into perfecting the online experience for he United States saw a surge in grocery expansion in 2018. shoppers, while also ensuring that stores Across the nation, grocery openings were up 29.4% from the remain easy to navigate and provide an year prior with 17 million sq. ft. of new grocery space. Rapidly enjoyable retail experience. It’s not just expanding regional grocers contributed to this surge, particularly about the in-store or online experience, in Florida, thanks to a number of Publix store openings across the it’s about providing flexible and reliable state. California and Texas, the usual frontrunners for grocery exoptions for customers no matter how they pansion, got the second and third spots with each accounting for 7.8 want to shop. % of this year’s new grocery square footage. Increasing their presHere are some new-concept success ences in California were Sprouts Farmers Market, Aldi, and Grocery stories from 2018: Outlet, — while Kroger and regional favorite H-E-B expanded in Texas. Driverless delivery coming to a door The U.S. expansion of two German chains also fueled grocery near you. Kroger has partnered with growth. Aldi opened 82 stores, increasing its square footage by Nuro, a Silicon Valley startup, in Scott15.6%, while Lidl bolstered its East Coast presence with plans to sdale, Ariz., to test autonomous vehicle purchase 27 Best Market Stores in New York and New Jersey. More grocery delivery. Similarly, Walmart has of the same is likely in 2019 as regional grocers look to grow and partnered with Waymo, an Alphabetnational chains continue to open innovative grocery retail concepts. owned company focused on self-driving While transaction volume is down year-over-year, grocery contintechnology. Stop & Shop has a partnerues to be a sweet spot for retail real estate investors. The leading ship with Robomart and online grocer grocery-anchored centers in primary markets have become prized acquisitions and, in the past two years, their average price per sq. ft. has increased by 9.5 percent in primary markets. A good example is PERCENTAGE OF TOTAL NEW GROCERY SPACE BY SQUARE FEET at the Diamond Heights Shopping Center in San Francisco. Anchored 2017 2018 14.00% by Safeway, it recently achieved cap rates of 4% with pricing at $635 per 12.00% sq. ft. Investors are increasingly 10.00% interested in experimental retail concepts that aim to stay relevant to 8.00% changing customers, and the grocery industry is working hard to do just 6.00% that. 4.00% Just how are grocers reinventing themselves? By investing in con2.00% venience and flexibility both online and in store. Grocers are plung0.00% FL CA TX NC IL VA PA AZ GA NY ing significant amounts of capital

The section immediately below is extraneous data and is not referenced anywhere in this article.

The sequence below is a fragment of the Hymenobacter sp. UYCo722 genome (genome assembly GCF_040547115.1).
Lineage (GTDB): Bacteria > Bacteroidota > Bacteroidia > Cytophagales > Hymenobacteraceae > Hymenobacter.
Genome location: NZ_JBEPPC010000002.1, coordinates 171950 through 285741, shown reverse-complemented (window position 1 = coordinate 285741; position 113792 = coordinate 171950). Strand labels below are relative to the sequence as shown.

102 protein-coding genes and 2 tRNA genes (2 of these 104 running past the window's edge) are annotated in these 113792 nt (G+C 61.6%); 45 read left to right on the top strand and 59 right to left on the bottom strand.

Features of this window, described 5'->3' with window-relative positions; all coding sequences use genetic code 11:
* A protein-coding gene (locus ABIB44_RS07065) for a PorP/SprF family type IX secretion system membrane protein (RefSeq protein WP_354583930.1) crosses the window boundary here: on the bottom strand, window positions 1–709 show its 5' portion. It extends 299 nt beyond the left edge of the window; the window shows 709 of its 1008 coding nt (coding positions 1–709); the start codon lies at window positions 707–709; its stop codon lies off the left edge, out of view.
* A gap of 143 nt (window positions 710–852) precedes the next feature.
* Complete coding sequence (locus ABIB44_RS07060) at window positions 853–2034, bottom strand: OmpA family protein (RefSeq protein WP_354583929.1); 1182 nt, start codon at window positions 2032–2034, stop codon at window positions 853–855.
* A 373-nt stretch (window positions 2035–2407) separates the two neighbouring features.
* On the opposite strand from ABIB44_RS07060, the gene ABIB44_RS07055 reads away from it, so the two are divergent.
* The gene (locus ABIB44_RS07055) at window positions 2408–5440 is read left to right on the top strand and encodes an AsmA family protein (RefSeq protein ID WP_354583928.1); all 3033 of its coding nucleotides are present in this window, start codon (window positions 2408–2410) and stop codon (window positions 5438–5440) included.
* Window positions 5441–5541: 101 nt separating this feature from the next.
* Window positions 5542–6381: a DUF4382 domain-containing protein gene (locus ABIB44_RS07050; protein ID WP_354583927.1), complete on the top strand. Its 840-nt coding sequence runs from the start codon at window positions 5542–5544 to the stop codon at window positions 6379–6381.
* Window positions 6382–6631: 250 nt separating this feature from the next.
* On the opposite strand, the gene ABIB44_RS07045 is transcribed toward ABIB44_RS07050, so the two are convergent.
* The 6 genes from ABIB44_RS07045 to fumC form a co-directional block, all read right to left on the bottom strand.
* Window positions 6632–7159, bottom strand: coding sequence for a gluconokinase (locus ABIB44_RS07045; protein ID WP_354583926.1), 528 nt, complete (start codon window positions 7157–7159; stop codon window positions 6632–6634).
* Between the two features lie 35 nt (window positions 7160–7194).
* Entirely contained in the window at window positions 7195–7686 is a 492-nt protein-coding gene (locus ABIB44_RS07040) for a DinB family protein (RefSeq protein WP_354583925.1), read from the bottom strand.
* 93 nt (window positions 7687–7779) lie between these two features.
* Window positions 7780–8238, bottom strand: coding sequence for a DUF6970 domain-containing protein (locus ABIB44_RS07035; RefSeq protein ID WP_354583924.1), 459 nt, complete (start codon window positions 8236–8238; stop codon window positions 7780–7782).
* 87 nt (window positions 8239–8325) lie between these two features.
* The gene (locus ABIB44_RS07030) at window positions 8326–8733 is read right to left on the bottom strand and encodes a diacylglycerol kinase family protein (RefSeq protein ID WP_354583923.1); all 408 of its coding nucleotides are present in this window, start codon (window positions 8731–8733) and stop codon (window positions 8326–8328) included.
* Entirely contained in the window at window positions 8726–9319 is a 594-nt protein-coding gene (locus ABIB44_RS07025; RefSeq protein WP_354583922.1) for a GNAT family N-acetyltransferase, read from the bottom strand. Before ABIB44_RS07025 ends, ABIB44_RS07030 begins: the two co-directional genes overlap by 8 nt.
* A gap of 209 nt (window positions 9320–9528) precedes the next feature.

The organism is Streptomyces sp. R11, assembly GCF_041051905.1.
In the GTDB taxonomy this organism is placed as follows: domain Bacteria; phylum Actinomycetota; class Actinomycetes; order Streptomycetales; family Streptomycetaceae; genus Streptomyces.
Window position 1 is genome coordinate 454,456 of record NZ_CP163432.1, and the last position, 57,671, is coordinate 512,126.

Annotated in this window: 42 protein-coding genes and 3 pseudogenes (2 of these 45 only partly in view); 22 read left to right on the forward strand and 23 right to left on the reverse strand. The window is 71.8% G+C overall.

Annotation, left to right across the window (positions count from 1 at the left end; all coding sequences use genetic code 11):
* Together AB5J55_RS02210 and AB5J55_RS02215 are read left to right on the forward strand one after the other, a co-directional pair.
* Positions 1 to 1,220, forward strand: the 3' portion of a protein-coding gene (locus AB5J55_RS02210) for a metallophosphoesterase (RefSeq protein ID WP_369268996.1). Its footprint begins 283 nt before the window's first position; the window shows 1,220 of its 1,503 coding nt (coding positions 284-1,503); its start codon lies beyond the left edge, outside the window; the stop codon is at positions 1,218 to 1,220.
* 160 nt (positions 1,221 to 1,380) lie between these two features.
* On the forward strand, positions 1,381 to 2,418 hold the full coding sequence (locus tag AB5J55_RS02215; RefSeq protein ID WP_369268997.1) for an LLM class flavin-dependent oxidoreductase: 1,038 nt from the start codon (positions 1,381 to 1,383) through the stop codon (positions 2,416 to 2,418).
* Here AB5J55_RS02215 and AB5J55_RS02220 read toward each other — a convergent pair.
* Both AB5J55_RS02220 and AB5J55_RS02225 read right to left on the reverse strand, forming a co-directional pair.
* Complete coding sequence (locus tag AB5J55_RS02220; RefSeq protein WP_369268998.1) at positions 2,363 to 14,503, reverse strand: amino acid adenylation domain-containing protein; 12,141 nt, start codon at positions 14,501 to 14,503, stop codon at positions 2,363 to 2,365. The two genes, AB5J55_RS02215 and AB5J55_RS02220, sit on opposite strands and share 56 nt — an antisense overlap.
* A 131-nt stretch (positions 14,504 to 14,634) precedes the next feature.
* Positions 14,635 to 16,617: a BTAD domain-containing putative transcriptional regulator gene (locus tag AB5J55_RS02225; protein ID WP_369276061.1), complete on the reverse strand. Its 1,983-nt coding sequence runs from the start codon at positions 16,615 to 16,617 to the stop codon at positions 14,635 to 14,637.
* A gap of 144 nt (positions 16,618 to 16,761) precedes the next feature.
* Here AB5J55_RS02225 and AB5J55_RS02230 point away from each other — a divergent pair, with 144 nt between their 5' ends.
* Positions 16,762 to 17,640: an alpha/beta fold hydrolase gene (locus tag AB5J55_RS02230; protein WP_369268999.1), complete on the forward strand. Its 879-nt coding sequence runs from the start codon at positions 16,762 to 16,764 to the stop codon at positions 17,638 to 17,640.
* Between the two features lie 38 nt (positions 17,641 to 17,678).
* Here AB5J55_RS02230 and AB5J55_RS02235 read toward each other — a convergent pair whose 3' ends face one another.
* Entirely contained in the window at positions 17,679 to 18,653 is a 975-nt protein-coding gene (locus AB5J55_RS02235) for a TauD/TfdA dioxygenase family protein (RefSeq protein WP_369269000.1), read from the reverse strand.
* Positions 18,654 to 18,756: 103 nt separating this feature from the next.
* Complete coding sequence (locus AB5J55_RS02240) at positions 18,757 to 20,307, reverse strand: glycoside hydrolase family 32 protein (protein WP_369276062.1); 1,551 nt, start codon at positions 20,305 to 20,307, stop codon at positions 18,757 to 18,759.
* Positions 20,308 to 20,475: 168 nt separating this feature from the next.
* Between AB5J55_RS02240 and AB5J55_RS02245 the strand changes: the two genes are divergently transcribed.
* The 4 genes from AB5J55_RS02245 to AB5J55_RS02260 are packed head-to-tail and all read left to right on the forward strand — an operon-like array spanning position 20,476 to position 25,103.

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3.7%